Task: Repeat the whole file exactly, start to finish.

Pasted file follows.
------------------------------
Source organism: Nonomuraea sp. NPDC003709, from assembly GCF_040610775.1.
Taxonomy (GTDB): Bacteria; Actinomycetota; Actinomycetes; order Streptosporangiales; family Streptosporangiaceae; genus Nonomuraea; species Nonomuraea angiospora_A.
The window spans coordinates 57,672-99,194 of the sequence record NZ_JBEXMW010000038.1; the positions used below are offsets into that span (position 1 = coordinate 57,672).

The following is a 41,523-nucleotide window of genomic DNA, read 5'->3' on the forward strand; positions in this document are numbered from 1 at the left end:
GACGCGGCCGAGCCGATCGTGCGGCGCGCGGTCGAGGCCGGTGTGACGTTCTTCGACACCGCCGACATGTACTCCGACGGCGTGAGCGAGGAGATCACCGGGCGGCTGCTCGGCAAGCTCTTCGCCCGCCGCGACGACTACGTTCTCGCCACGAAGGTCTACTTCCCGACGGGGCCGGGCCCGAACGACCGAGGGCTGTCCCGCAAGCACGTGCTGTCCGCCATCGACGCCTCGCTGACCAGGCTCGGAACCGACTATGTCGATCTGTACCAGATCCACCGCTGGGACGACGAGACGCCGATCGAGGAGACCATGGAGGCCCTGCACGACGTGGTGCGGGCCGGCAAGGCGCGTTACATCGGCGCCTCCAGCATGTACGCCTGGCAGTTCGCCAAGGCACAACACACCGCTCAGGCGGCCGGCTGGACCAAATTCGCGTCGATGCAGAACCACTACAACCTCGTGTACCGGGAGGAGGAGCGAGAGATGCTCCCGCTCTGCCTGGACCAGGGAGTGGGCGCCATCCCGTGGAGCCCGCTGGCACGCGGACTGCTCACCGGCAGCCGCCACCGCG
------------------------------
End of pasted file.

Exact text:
Source organism: Nonomuraea sp. NPDC003709, from assembly GCF_040610775.1.
Taxonomy (GTDB): Bacteria; Actinomycetota; Actinomycetes; order Streptosporangiales; family Streptosporangiaceae; genus Nonomuraea; species Nonomuraea angiospora_A.
The window spans coordinates 57,672-99,194 of the sequence record NZ_JBEXMW010000038.1; the positions used below are offsets into that span (position 1 = coordinate 57,672).

The following is a 41,523-nucleotide window of genomic DNA, read 5'->3' on the forward strand; positions in this document are numbered from 1 at the left end:
GACGCGGCCGAGCCGATCGTGCGGCGCGCGGTCGAGGCCGGTGTGACGTTCTTCGACACCGCCGACATGTACTCCGACGGCGTGAGCGAGGAGATCACCGGGCGGCTGCTCGGCAAGCTCTTCGCCCGCCGCGACGACTACGTTCTCGCCACGAAGGTCTACTTCCCGACGGGGCCGGGCCCGAACGACCGAGGGCTGTCCCGCAAGCACGTGCTGTCCGCCATCGACGCCTCGCTGACCAGGCTCGGAACCGACTATGTCGATCTGTACCAGATCCACCGCTGGGACGACGAGACGCCGATCGAGGAGACCATGGAGGCCCTGCACGACGTGGTGCGGGCCGGCAAGGCGCGTTACATCGGCGCCTCCAGCATGTACGCCTGGCAGTTCGCCAAGGCACAACACACCGCTCAGGCGGCCGGCTGGACCAAATTCGCGTCGATGCAGAACCACTACAACCTCGTGTACCGGGAGGAGGAGCGAGAGATGCTCCCGCTCTGCCTGGACCAGGGAGTGGGCGCCATCCCGTGGAGCCCGCTGGCACGCGGACTGCTCACCGGCAGCCGCCACCGCG